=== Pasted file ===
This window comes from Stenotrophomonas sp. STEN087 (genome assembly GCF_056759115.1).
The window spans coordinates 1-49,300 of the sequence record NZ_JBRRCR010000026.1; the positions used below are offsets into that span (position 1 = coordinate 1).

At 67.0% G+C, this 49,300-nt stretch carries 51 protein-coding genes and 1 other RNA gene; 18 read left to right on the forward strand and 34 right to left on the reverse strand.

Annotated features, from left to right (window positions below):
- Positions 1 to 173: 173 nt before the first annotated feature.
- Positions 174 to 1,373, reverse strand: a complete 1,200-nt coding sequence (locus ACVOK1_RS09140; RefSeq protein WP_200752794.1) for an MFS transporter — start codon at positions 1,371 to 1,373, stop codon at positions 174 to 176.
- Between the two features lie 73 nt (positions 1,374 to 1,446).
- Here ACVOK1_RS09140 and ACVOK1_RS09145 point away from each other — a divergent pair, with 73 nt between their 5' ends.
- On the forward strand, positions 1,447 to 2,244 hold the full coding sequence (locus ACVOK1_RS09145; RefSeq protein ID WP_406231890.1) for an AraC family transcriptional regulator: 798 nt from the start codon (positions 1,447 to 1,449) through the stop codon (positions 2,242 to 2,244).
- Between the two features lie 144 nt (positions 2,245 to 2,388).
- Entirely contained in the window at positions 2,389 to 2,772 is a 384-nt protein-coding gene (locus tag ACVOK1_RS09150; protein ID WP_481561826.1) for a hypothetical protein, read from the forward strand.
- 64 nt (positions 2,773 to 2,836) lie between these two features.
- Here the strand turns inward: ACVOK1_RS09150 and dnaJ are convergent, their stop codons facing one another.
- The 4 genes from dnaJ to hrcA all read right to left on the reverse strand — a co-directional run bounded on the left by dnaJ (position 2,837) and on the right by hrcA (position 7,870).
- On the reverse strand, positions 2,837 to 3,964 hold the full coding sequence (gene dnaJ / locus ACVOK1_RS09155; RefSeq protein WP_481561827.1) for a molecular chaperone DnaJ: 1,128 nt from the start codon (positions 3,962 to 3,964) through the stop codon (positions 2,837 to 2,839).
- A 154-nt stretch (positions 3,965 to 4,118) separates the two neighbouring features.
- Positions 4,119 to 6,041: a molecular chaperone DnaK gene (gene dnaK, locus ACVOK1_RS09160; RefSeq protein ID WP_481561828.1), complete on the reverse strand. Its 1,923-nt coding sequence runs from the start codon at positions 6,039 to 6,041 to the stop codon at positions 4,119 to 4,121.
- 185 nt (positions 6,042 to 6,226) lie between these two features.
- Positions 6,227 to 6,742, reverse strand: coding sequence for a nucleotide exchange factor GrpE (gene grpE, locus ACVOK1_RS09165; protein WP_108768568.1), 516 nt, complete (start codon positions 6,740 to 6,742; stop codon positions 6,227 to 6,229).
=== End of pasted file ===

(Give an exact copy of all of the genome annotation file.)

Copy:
This window comes from Stenotrophomonas sp. STEN087 (genome assembly GCF_056759115.1).
The window spans coordinates 1-49,300 of the sequence record NZ_JBRRCR010000026.1; the positions used below are offsets into that span (position 1 = coordinate 1).

At 67.0% G+C, this 49,300-nt stretch carries 51 protein-coding genes and 1 other RNA gene; 18 read left to right on the forward strand and 34 right to left on the reverse strand.

Annotated features, from left to right (window positions below):
- Positions 1 to 173: 173 nt before the first annotated feature.
- Positions 174 to 1,373, reverse strand: a complete 1,200-nt coding sequence (locus ACVOK1_RS09140; RefSeq protein WP_200752794.1) for an MFS transporter — start codon at positions 1,371 to 1,373, stop codon at positions 174 to 176.
- Between the two features lie 73 nt (positions 1,374 to 1,446).
- Here ACVOK1_RS09140 and ACVOK1_RS09145 point away from each other — a divergent pair, with 73 nt between their 5' ends.
- On the forward strand, positions 1,447 to 2,244 hold the full coding sequence (locus ACVOK1_RS09145; RefSeq protein ID WP_406231890.1) for an AraC family transcriptional regulator: 798 nt from the start codon (positions 1,447 to 1,449) through the stop codon (positions 2,242 to 2,244).
- Between the two features lie 144 nt (positions 2,245 to 2,388).
- Entirely contained in the window at positions 2,389 to 2,772 is a 384-nt protein-coding gene (locus tag ACVOK1_RS09150; protein ID WP_481561826.1) for a hypothetical protein, read from the forward strand.
- 64 nt (positions 2,773 to 2,836) lie between these two features.
- Here the strand turns inward: ACVOK1_RS09150 and dnaJ are convergent, their stop codons facing one another.
- The 4 genes from dnaJ to hrcA all read right to left on the reverse strand — a co-directional run bounded on the left by dnaJ (position 2,837) and on the right by hrcA (position 7,870).
- On the reverse strand, positions 2,837 to 3,964 hold the full coding sequence (gene dnaJ / locus ACVOK1_RS09155; RefSeq protein WP_481561827.1) for a molecular chaperone DnaJ: 1,128 nt from the start codon (positions 3,962 to 3,964) through the stop codon (positions 2,837 to 2,839).
- A 154-nt stretch (positions 3,965 to 4,118) separates the two neighbouring features.
- Positions 4,119 to 6,041: a molecular chaperone DnaK gene (gene dnaK, locus ACVOK1_RS09160; RefSeq protein ID WP_481561828.1), complete on the reverse strand. Its 1,923-nt coding sequence runs from the start codon at positions 6,039 to 6,041 to the stop codon at positions 4,119 to 4,121.
- 185 nt (positions 6,042 to 6,226) lie between these two features.
- Positions 6,227 to 6,742, reverse strand: coding sequence for a nucleotide exchange factor GrpE (gene grpE, locus ACVOK1_RS09165; protein WP_108768568.1), 516 nt, complete (start codon positions 6,740 to 6,742; stop codon positions 6,227 to 6,229).